Turkey indicts 20 Saudis in Khashoggi’s killing

  • >> Carlotta Gall, The New York Times
    Published: 2020-03-26 12:11:08 BdST

The Committee to Protect Journalists and other press freedom activists hold a candlelight vigil in front of the Saudi Embassy to mark the anniversary of the killing of journalist Jamal Khashoggi at the kingdom's consulate in Istanbul in Washington, US, Oct 2, 2019. REUTERS

Turkish officials Wednesday announced the indictments of 20 Saudi nationals on charges of murder and incitement to murder in the killing of the dissident writer Jamal Khashoggi, concluding their investigation into the case.

In a statement, the Istanbul prosecutor’s office said the indictments, which have yet to be made public, would show the attack had been planned. It said Khashoggi had been strangled and dismembered in a planned murder inside the Saudi Consulate in Istanbul on Oct 2, 2018. The same conclusion had been reached by US intelligence.

The prosecutor’s statement said that arrest warrants had been issued for the 20 men and “red notices” — detention requests to the world’s governments — issued via Interpol for all of them. Documents have also been prepared to request those in the indictment be handed over to Turkey.

But Saudi Arabia has not granted Turkish investigators access to the accused in Saudi Arabia and is unlikely to cooperate in any extradition. The case is also unlikely to come to trial since none of the men are in the country and Turkish law demands the presence of the defendants for a trial.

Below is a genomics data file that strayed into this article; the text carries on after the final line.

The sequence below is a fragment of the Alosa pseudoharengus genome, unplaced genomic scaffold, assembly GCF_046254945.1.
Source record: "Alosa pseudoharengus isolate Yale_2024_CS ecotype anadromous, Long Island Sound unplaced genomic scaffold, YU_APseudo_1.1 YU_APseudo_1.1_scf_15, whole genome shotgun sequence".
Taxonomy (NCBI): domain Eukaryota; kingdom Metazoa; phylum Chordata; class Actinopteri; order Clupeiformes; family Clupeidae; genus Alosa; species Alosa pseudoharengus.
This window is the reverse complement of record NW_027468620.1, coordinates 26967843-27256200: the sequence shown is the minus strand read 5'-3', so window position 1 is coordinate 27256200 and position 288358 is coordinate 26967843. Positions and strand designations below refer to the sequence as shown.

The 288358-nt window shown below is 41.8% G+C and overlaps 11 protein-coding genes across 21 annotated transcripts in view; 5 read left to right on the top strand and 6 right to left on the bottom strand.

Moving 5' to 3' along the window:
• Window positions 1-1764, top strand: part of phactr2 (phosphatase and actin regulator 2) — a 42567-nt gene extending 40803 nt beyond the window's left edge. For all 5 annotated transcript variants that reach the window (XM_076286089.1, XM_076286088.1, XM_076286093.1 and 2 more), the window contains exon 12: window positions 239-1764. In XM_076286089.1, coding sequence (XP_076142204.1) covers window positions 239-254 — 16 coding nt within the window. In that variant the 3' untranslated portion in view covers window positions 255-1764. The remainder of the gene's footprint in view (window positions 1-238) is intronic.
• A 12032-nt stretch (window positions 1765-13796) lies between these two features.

The killing of Khashoggi, 59, a well-known former Saudi official and writer who became a critic of Crown Prince Mohammed bin Salman, Saudi Arabia’s de facto leader, drew condemnation around the world. US intelligence officials had concluded that since his close aides were involved, the prince had ordered Khashoggi’s killing.

A UN investigation completed last year also found that the killing had been carefully planned and endorsed by high-level Saudi officials.

Saudi Arabia has denied any high-level involvement in the killing. It began its own, largely secret proceedings against some of the men involved, but not the more senior officials whom Turkey holds responsible. Saudi Arabia also brought its own trial against 11 people involved. In December, a Saudi court sentenced five people to death and three to prison terms in the case.

The Turkish prosecutor’s statement named 18 men who were indicted on a charge of murder with monstrous intent and inflicting grave torment. Two others — the former deputy head of Saudi general intelligence, Ahmed al-Asiri, and a former adviser to the crown prince, Saud al-Qahtani, both close aides to Crown Prince Mohammed — were indicted on a charge of incitement to murder.

© 2020 New York Times News Service